Part 2 in our series on OR Efficiency.

John-ThumbnailThis is Part 2 in our series on OR Efficiency.

John Lovelace, Senior Vice President, Business Development
July 7, 2016

A few years from now when my house needs a new roof, I will hire a reputable and bonded contractor to tear off the old roof and lay the new one. When I travel to visit customers, I’ll put my trust in the hands of experienced pilots and ground crews.

There’s good reason why I don’t roof my own house or fly my own plane. I rely on others for their specialized skills, experience, and economies of scale—knowledgeable people focused on specific activities that ensure quality and safety, keep costs in check, and know the codes and regulations that must be followed. This practice extends back to the earliest days of trading and bartering, and has become even more vital in our increasingly complex and technical world. Today, more than ever, we rely on specialization to get things done.

Healthcare is no different. In fact, healthcare may be one of our best examples of an industry that can benefit significantly from specialized teams because providing the best patient care requires people with advanced skills working efficiently toward well-defined goals in specific areas of expertise. The need for value in healthcare is unmistakable and the idea of specialization is a powerful driver to this end.

More and more, hospitals and health systems are evaluating outsourcing as they look for solutions to staffing challenges, clinical quality, and cost containment.  Because each department and hospital is unique, the advantages of outsourcing should be considered on a case-by-case basis, and solutions must be tailored accordingly. But, we’ve found that many providers and services share common circumstances for which outsourcing makes sense.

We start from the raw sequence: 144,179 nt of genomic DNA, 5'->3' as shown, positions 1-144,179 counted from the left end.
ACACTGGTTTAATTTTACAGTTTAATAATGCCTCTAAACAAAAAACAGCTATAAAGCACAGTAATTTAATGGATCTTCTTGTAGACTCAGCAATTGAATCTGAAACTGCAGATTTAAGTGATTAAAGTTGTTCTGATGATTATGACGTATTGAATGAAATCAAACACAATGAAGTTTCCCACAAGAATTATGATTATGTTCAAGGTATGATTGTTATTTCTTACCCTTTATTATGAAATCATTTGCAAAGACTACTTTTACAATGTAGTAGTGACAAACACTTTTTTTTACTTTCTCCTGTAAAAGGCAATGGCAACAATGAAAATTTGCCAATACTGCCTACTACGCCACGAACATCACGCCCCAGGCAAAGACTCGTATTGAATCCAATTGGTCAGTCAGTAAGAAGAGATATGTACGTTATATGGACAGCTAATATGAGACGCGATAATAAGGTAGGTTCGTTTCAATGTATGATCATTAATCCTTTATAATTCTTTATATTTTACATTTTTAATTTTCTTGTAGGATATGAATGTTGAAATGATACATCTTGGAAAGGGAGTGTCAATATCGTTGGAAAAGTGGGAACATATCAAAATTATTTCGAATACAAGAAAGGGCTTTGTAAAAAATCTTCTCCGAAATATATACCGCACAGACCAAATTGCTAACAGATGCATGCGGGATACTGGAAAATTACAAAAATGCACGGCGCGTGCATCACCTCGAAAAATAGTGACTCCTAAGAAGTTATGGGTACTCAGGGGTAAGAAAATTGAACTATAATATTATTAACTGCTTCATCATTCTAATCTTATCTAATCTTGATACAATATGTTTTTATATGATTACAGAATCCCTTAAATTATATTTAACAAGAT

I’ve talked with hundreds of managers looking for improvements in and around their ORs. Most of them struggle to balance the priority of patient-first, high-quality care with the unrelenting daily challenges of staffing, scheduling, and inventory management. Add more overarching concerns to the mix—compliance, quality reporting, and surgeon satisfaction, for instance—and it’s extremely difficult to prioritize and address opportunities for improvement.

Additionally, many hospital executives—focused on the bigger picture of expanding regulations and their bottom line—call for cuts to resources, especially OR resources, where the big numbers in the expense column of their spreadsheets can look like easy targets. To be honest, I can’t blame them. From their perspective, they need to insist on the leanest operation possible. That’s the right call, for sure, but running lean doesn’t have to mean sacrificing quality of care. In fact, in many cases, working with a partner for specialized services provides the win-win that results in higher value.

Custom outsourcing models, applied with thoughtful analysis to the most impactful areas, can provide a balance of patient-first clinical quality with a lean and cost-effective approach to OR management. Although it might seem counter-intuitive, adding resources in the right places at the right time can make you more productive with less expense and yield higher reimbursements.

If you’re researching solutions for your OR, you can get some ideas from my recent presentation, In-House v. Contracted Providers in the New World of ACA, which is available on demand. You can also learn more by contacting us at [email protected]. We’d be happy to help you assess your options.

Now, if you’ll excuse me, the gate agent just called my boarding group.